Japanese theatrical poster for Godzilla (1954)
|No. of films||32|
|First film||Godzilla (1954)|
|Last film||Godzilla: Planet of the Monsters (2017)|
The Godzilla (ゴジラ franchise is a series of multi-media featuring the monster Gojira)Godzilla, owned and created by Toho. It is recognized by Guinness World Records to be the longest continuously running movie franchise, having been in on-going production from 1954 to the present day (with several hiatuses). The film franchise consists of 29 films produced by Toho (three of which had American adaptations and two Hollywood reboot films).[a] A reboot by Toho was released in July 2016 while Legendary Pictures is proceeding with a shared cinematic franchise of their own with Godzilla: King of the Monsters to be released on March 22, 2019, and Godzilla vs. Kong to be released on May 22, 2020.
The first film, Godzilla, directed by Ishirō Honda, is an early and influential classic in the monster film genre and was initially released by Toho in 1954. Utilizing a hydrogen bomb incident to unleash the monster, the film tapped into political undertones and feelings common to Japan at the time. The original introduced an acclaimed music score by Akira Ifukube, which was reused in many of the later films. The original also introduced the work of Toho special effects master Eiji Tsuburaya, who used miniatures and "suitmation" to convey the large scale of the monster and its destruction. For its North American release, the film was reworked as an adaptation and released in 1956 as Godzilla, King of the Monsters!. The film featured new footage with Raymond Burr edited together with the original Japanese footage.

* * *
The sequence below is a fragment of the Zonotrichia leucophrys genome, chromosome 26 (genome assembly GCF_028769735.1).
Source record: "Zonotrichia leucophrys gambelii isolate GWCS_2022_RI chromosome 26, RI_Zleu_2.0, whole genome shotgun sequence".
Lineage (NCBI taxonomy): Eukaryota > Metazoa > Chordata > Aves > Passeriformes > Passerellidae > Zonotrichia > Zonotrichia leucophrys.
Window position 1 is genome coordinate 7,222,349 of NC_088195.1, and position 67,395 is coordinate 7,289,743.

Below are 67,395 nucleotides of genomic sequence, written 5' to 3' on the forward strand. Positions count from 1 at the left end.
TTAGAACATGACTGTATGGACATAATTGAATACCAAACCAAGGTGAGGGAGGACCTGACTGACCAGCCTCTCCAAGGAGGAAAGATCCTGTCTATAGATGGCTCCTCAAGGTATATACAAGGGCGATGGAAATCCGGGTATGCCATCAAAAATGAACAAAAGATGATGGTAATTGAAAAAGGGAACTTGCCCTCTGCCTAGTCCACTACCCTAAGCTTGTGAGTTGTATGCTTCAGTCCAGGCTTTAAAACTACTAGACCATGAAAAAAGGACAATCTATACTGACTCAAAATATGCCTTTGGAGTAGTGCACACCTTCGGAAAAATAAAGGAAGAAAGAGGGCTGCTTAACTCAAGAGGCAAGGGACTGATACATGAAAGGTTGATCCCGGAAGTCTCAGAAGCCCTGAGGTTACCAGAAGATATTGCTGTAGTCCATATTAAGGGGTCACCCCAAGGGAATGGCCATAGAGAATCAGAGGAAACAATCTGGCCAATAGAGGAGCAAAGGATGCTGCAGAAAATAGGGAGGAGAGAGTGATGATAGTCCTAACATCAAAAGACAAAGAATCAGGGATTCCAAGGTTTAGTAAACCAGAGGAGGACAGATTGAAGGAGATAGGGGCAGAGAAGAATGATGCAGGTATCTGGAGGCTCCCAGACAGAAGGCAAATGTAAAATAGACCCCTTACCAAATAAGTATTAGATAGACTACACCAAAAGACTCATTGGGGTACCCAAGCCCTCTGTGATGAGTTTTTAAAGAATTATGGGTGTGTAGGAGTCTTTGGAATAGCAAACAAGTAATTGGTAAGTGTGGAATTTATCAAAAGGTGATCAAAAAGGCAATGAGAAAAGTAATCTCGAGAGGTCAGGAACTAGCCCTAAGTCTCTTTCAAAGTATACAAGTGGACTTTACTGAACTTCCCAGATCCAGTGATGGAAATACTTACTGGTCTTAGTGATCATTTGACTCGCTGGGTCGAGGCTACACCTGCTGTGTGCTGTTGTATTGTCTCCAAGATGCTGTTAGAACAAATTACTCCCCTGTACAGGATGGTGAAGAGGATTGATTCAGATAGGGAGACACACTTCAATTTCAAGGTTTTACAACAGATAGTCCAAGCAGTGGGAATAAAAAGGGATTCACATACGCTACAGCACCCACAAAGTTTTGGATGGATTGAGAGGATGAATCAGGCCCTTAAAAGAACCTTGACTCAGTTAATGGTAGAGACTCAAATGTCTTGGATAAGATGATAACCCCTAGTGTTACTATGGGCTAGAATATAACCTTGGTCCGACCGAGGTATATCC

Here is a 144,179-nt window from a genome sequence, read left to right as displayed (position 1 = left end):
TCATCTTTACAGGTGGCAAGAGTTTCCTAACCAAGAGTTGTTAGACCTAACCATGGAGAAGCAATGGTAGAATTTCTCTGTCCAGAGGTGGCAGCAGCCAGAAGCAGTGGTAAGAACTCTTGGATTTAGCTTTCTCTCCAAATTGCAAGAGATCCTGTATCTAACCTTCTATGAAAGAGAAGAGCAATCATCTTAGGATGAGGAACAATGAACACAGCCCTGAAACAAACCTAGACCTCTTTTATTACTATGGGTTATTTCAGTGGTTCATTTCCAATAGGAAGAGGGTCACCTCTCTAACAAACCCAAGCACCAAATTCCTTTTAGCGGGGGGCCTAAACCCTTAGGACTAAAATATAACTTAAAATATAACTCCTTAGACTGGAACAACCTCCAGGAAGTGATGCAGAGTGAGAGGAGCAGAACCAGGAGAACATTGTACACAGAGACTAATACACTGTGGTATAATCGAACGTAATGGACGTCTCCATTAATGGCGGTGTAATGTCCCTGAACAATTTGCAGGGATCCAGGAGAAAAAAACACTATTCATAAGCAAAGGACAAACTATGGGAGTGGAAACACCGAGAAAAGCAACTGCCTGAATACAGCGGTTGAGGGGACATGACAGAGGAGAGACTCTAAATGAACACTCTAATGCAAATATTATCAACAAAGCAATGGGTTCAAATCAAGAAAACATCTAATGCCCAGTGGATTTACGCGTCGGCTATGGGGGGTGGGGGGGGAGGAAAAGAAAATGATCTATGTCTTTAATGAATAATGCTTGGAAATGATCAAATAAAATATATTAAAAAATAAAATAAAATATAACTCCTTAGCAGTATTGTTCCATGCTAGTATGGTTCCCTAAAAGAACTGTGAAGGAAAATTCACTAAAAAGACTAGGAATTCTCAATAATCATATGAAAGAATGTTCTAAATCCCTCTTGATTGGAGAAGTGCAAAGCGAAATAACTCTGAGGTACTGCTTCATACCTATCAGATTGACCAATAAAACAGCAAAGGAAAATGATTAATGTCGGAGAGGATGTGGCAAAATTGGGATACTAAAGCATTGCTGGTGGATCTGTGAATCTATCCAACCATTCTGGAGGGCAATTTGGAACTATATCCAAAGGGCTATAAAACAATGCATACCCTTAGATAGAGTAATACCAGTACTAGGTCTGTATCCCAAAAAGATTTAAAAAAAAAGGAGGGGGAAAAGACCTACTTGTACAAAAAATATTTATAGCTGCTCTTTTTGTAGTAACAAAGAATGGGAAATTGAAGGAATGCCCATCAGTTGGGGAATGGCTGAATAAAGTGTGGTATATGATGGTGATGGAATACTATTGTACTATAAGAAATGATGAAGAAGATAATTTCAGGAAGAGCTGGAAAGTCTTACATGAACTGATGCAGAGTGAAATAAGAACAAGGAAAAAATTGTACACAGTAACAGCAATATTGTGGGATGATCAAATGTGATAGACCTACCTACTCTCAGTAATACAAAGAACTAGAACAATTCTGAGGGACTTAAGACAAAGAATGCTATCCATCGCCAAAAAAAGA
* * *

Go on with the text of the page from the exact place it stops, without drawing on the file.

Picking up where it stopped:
Toho was inspired to make the original Godzilla after the commercial success of the 1952 re-release of King Kong and the 1953 success of The Beast from 20,000 Fathoms. The success of the Godzilla series itself would go on to inspire Gorgo, Gamera: The Giant Monster, Yongary: Monster from the Deep and many other monster films worldwide. The popularity of the films has led to the introduction of the character in other media, such as television, music, literature, and video games. Its character has been one of the most recognizable symbols in Japanese popular culture worldwide, remains a well-known facet of Japanese films and was one of the first examples of the popular kaiju and tokusatsu subgenres in Japanese entertainment.